The TRUST Act, which passed the California Senate and State Assembly last summer only to be vetoed by Governor Jerry Brown on Sep. 30, 2012, would prevent the pre-conviction sharing of fingerprints by law enforcement with ICE, allowing local police to detain individuals for ICE only if they are convicted of a serious crime.

The TRUST Act was designed to alter the state’s participation in ICE’s Secure Communities programme, which is responsible for deporting 266,137 immigrants, ostensibly in order to prioritise the deportation of immigrants convicted of serious crimes. However, according to ICE’s statistics, less than 30 percent of those deported were convicted of Level 1 crimes.

“When it was first implemented it was politically untouchable,” Karp told IPS, explaining that it was impossible to publicly oppose a piece of legislation with the stated objective of removing serious criminals.

But two years after it was implemented, the actual impact on the community has been very different from the programme’s alleged goal. The vast majority of those detained or deported under S-Comm had no criminal history or had committed, at most, a small misdemeanor.

Numerous stories of individuals ending up in deportation proceedings because they had committed small infractions, traffic violations – or were themselves the victims of crime – quickly hit the news.

As Karp explained, “Secure Communities has allowed ICE to use local law enforcement agencies to help them meet their deportation quota of 400,000 people each year. S-Comm helps them do that using local resources.”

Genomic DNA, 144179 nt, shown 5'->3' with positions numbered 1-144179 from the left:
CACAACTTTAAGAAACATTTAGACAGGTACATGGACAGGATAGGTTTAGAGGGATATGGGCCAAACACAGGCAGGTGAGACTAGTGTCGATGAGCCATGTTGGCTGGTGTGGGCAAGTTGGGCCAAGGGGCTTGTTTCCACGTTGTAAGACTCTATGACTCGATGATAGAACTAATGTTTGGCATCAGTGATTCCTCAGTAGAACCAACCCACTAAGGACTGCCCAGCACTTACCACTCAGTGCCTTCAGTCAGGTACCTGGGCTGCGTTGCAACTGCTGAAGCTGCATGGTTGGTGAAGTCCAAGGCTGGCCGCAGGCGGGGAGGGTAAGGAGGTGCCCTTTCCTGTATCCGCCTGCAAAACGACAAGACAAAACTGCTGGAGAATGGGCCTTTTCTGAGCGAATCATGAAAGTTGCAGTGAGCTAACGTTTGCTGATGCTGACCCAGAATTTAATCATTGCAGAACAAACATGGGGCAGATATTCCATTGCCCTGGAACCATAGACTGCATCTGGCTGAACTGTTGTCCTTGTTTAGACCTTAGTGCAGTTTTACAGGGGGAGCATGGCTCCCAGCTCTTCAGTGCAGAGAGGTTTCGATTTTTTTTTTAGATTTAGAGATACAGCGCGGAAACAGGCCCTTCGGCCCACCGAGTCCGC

In addition, S-Comm has proven to be a pricey measure for state and local resources, costing the state of California an estimated 65 million dollars a year to detain immigrants for ICE.

In response to the overwhelming evidence that S-Comm was not focusing on serious criminals, some local communities, law enforcement agencies and state legislatures attempted to opt-out of the programme in which they had initially agreed to participate by voluntarily signing a Memorandum of Agreement.

San Francisco’s sheriff, Michael Hennessey, was one of the first to seek to opt out in 2010.

In an editorial for the San Francisco Chronicle in May 2011, Hennessy wrote, “Immigration and Customs Enforcement’s controversial Secure Communities program violates… hard-earned trust with immigrant residents.”

Hennessy went on to explain that S-Comm gave local law enforcement no discretion over which arrestees would trigger an ICE deportation proceeding.